[Electrocardiographic diagnosis of atrial fibrillation and flutter]

L Seipel, V Kühlkamp
Zeitschrift Für Kardiologie 1994, 83: 29-34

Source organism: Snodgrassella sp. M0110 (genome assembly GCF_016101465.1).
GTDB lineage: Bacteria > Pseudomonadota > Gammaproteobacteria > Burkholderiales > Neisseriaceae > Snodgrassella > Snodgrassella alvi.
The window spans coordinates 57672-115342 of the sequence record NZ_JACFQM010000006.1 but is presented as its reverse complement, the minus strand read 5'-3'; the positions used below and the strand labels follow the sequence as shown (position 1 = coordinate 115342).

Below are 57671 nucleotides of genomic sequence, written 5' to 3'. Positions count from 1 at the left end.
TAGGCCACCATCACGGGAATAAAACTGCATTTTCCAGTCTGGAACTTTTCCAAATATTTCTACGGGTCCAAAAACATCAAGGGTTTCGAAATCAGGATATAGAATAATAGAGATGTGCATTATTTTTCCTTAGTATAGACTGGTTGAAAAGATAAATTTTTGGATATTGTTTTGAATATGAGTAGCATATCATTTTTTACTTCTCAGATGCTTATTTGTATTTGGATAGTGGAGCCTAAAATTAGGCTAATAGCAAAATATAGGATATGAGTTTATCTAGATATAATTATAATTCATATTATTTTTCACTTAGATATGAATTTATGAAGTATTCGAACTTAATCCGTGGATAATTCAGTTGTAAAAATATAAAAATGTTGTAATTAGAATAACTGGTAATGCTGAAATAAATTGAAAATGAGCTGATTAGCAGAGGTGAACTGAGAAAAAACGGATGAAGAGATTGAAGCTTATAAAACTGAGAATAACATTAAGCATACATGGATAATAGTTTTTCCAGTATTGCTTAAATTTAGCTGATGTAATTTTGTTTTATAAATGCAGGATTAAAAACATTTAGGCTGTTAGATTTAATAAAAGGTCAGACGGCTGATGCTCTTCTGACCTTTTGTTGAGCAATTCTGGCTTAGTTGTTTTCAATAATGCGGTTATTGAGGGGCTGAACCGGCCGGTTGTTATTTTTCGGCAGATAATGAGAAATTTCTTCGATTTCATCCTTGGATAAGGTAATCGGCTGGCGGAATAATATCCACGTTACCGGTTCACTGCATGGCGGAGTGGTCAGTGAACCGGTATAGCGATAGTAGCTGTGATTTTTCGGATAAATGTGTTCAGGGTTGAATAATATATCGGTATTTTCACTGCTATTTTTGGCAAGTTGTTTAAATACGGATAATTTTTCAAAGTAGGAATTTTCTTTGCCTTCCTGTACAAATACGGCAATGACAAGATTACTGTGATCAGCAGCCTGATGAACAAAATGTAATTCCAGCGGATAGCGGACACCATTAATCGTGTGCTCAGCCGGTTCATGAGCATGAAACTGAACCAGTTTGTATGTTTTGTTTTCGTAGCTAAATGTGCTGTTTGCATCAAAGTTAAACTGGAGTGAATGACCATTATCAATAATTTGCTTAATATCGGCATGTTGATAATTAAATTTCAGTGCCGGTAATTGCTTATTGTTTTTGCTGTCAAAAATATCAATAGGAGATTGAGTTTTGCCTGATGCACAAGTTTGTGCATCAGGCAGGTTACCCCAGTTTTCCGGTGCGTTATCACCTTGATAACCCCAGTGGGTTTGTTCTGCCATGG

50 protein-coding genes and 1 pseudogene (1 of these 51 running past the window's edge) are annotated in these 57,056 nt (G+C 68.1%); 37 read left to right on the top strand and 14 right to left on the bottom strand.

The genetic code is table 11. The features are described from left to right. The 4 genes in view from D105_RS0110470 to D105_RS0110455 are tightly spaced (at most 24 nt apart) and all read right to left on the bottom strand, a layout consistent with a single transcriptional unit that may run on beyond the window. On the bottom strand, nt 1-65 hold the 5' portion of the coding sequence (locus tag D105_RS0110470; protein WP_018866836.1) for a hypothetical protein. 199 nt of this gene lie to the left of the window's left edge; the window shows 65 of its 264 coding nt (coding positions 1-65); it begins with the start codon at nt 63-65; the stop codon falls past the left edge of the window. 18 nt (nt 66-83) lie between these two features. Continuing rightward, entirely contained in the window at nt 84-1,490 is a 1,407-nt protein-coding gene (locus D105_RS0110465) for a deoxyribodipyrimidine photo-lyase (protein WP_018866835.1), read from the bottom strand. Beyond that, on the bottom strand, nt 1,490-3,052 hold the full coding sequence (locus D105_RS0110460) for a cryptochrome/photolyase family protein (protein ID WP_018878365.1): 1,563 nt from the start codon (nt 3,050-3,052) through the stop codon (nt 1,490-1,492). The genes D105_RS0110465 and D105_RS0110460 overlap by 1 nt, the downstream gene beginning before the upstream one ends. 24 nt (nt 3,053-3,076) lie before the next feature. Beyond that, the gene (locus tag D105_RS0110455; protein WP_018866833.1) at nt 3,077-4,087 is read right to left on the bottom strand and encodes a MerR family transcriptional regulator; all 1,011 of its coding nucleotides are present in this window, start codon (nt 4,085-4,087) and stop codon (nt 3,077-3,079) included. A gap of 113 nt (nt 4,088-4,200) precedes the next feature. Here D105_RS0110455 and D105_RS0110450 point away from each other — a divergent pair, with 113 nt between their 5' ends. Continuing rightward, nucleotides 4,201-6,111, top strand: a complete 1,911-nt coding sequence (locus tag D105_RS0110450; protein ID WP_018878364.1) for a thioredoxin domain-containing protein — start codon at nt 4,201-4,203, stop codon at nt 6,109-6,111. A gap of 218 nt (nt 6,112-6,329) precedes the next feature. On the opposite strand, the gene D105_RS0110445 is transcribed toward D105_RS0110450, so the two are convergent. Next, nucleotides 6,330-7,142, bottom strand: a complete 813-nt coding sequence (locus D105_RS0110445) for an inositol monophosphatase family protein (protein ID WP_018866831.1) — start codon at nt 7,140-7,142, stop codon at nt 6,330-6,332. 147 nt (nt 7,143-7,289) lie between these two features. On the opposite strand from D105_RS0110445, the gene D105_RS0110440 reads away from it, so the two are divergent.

The key for the diagnosis of atrial fibrillation is the complete irregularity of the R-R intervals in the absence of P waves. In atrial flutter, the analysis of the flutter waves itself is important. In doing so, common and uncommon flutter can be distinguished. The A-V conduction and therefore the R-R intervals can be constant or irregular. If widened QRS complexes are registered intermittently, aberrant conduction has to be differentiated from ventricular premature beats. In this context die analysis of the width and the shape of the QRS complexes as well as the R-R intervals preceding and following the abnormal beats are important criteria. In principle, this holds true as well for the diagnosis of WPW syndrome in the presence of AF. If the surface ECG does not allow a clear-cut diagnosis, the indication for invasive electrophysiological testing may be given in a few cases.

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